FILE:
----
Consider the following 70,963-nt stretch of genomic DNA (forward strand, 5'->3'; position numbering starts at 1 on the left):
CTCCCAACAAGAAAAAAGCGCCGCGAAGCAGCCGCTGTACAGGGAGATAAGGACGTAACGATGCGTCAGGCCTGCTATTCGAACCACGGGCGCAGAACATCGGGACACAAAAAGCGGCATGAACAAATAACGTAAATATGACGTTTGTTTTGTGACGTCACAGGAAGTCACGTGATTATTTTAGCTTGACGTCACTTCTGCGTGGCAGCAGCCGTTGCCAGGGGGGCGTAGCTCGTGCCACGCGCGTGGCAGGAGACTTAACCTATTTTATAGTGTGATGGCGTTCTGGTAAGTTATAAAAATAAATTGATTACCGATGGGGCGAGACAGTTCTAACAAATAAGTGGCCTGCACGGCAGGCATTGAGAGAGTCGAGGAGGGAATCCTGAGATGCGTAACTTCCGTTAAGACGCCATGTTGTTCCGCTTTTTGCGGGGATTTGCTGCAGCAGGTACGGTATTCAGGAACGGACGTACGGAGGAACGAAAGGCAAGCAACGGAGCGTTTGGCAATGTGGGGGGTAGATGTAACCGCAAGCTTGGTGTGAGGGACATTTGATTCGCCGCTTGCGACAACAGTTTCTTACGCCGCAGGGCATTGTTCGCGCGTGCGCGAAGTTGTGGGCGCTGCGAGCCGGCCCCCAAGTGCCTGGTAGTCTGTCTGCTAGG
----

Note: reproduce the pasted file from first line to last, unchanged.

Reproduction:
Consider the following 70,963-nt stretch of genomic DNA (forward strand, 5'->3'; position numbering starts at 1 on the left):
CTCCCAACAAGAAAAAAGCGCCGCGAAGCAGCCGCTGTACAGGGAGATAAGGACGTAACGATGCGTCAGGCCTGCTATTCGAACCACGGGCGCAGAACATCGGGACACAAAAAGCGGCATGAACAAATAACGTAAATATGACGTTTGTTTTGTGACGTCACAGGAAGTCACGTGATTATTTTAGCTTGACGTCACTTCTGCGTGGCAGCAGCCGTTGCCAGGGGGGCGTAGCTCGTGCCACGCGCGTGGCAGGAGACTTAACCTATTTTATAGTGTGATGGCGTTCTGGTAAGTTATAAAAATAAATTGATTACCGATGGGGCGAGACAGTTCTAACAAATAAGTGGCCTGCACGGCAGGCATTGAGAGAGTCGAGGAGGGAATCCTGAGATGCGTAACTTCCGTTAAGACGCCATGTTGTTCCGCTTTTTGCGGGGATTTGCTGCAGCAGGTACGGTATTCAGGAACGGACGTACGGAGGAACGAAAGGCAAGCAACGGAGCGTTTGGCAATGTGGGGGGTAGATGTAACCGCAAGCTTGGTGTGAGGGACATTTGATTCGCCGCTTGCGACAACAGTTTCTTACGCCGCAGGGCATTGTTCGCGCGTGCGCGAAGTTGTGGGCGCTGCGAGCCGGCCCCCAAGTGCCTGGTAGTCTGTCTGCTAGG